Venus is stuck in a very unfavorable position in the WNW. The planet is very low in the bright June Twilight and sets about 1 hour after Sunset. For the next few months, Venus will be stuck as a horizon hugging planet.
Jupiter moves into the glare of Sunset and is lost from view.
Mercury is above and left of Venus for the 1st half of the month. Although Mercury can be located by using Venus as a guide; this is not a favorable showing of Mercury for our area. The bright twilight will interfere with seeing Mercury. By the 3rd week of June, Mercury fades in brightness and moves into the glare of Sunset.
Saturn is up in the South as evening darkness falls. The planet fades a bit in brightness as the month progresses. The planet is in a fair position for evening telescopic examination. At the end of the month, Saturn is just below a fairly dim star, Kappa Virginis which may give Saturn a funny odd shape or appearance to the unaided eye viewers.
Mars is technically a morning planet. The planet is lost in the glare of the rising Sun and can’t be seen.
10 Jun Crescent Moon, Mercury, and Venus form a rough triangle, Dusk (This will be difficult to see)
18 Jun Waxing Gibbous Moon Left of Bright Star Spica, Evening
19 Jun Waxing Gibbous Moon lower left of Saturn, Evening.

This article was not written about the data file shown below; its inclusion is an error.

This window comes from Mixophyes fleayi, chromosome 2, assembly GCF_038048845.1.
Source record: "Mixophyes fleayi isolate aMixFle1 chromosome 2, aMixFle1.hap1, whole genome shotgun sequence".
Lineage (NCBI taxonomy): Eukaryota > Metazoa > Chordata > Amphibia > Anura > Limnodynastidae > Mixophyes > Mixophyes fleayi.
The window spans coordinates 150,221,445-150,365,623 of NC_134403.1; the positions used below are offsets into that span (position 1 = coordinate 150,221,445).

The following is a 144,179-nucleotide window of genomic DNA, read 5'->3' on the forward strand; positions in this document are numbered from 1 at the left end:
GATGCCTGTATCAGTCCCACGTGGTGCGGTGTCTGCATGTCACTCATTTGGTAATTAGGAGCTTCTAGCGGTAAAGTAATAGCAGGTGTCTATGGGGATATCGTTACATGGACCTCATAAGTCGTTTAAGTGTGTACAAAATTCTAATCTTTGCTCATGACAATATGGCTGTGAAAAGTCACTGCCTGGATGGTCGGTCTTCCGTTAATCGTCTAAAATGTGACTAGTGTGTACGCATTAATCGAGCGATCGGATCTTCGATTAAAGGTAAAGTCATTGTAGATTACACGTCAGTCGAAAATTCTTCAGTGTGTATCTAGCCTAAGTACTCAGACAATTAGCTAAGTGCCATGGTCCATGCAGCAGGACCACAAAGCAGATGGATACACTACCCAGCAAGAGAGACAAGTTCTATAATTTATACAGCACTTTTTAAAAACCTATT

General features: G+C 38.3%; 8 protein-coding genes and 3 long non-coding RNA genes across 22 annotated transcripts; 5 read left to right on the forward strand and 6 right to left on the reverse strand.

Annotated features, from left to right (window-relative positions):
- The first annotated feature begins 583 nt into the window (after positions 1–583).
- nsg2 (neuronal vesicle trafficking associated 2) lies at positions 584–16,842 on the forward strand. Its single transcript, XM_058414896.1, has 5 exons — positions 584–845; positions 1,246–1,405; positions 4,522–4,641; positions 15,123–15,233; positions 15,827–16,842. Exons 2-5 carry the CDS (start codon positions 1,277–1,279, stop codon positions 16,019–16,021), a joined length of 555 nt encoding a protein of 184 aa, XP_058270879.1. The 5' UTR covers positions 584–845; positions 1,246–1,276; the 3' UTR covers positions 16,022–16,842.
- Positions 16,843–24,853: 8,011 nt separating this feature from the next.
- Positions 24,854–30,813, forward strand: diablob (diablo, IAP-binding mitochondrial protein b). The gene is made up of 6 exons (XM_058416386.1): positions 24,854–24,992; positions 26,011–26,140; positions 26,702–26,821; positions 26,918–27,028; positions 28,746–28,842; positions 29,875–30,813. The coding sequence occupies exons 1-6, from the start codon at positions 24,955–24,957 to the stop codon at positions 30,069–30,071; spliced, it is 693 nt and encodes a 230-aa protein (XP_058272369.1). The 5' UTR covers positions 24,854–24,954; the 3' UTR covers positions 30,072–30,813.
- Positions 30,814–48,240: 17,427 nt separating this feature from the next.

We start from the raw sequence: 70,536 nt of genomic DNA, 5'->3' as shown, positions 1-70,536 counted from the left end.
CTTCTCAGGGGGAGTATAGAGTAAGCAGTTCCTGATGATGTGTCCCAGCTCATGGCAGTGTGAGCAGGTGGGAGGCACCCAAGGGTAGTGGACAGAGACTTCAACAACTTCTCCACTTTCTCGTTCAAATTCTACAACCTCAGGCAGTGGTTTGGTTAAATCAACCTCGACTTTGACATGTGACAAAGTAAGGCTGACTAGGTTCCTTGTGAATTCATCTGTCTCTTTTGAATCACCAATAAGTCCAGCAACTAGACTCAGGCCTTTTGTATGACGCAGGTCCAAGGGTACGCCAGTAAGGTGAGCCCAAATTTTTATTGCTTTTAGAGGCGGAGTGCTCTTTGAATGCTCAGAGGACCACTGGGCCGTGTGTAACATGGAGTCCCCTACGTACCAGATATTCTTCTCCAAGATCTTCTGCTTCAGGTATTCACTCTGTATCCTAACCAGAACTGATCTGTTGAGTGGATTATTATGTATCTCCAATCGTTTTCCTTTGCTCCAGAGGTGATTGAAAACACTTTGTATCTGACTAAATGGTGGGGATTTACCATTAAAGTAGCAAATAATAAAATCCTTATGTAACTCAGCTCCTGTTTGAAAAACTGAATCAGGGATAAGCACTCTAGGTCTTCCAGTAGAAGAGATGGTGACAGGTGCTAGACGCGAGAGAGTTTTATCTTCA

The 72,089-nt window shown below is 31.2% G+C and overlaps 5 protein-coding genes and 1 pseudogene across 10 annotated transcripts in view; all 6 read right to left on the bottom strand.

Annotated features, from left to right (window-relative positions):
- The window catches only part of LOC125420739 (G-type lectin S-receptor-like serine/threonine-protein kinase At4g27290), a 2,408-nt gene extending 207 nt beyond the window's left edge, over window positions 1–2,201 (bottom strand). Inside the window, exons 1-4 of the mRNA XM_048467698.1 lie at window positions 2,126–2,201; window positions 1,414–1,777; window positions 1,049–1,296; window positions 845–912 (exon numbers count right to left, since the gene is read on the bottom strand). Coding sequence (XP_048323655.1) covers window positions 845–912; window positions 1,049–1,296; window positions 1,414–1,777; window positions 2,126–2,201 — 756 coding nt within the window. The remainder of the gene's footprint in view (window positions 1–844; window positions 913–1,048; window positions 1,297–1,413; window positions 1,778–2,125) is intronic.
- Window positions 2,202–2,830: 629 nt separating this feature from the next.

Mercury closest to Venus, Dusk (This will be difficult to see)
21 Jun Summer Solstice
22-23 Jun “Summer Solstice” Full Moon
Summer Solstice Shadows:
The Summer Solstice is the time when the Sun reaches its most northward position; after that the Sun very slowly starts to return southward. On the Summer Solstice, the shortest shadows for the year are projected when the Sun is at its highest point in the sky. That highest point is declared when the Sun crosses the Meridian Line. The Meridian Line is an imaginary line running from due South to the Zenith (overhead). One would think that the Sun would cross the Meridian Line exactly at Noon but this is not the case. Noon is the “average” time when the Sun crosses the Meridian Line. The actual time the Sun crosses the Meridian Line on the Summer Solstice is 12:55 pm. This time set is due to the increase of Daylight Savings Time. At 12:55 pm, the Sun is on the Meridian Line. The Sun cast shadows point to true North and these shadows are the smallest size of the year.
The Summer Solstice Full Moon:
This Full Moon near the Summer Solstice is rather unique. First, this Full Moon is very close to the Earth; making it appear about 14% larger than normal. This is the largest Full Moon of the year.
The second unique thing about this Full Moon is its position in the sky. At the Summer Solstice, the Sun reaches its highest point in the sky whereas the Full Moon is near its lowest point in the sky. This Summer Solstice Full Moon just manages to stay above the horizon for a few hours. This Full Moon will appear very low in the sky even at Midnight. The altitude of this Full Moon is much lower in the sky than normal. This very low Moon is sometimes given the characteristic of “Runs Low”. Landscape photographers; here’s your chance to get some unique Full Moon – landscape images.
Gary T. Nowak
Vermont Astronomical Society
PO Box 4508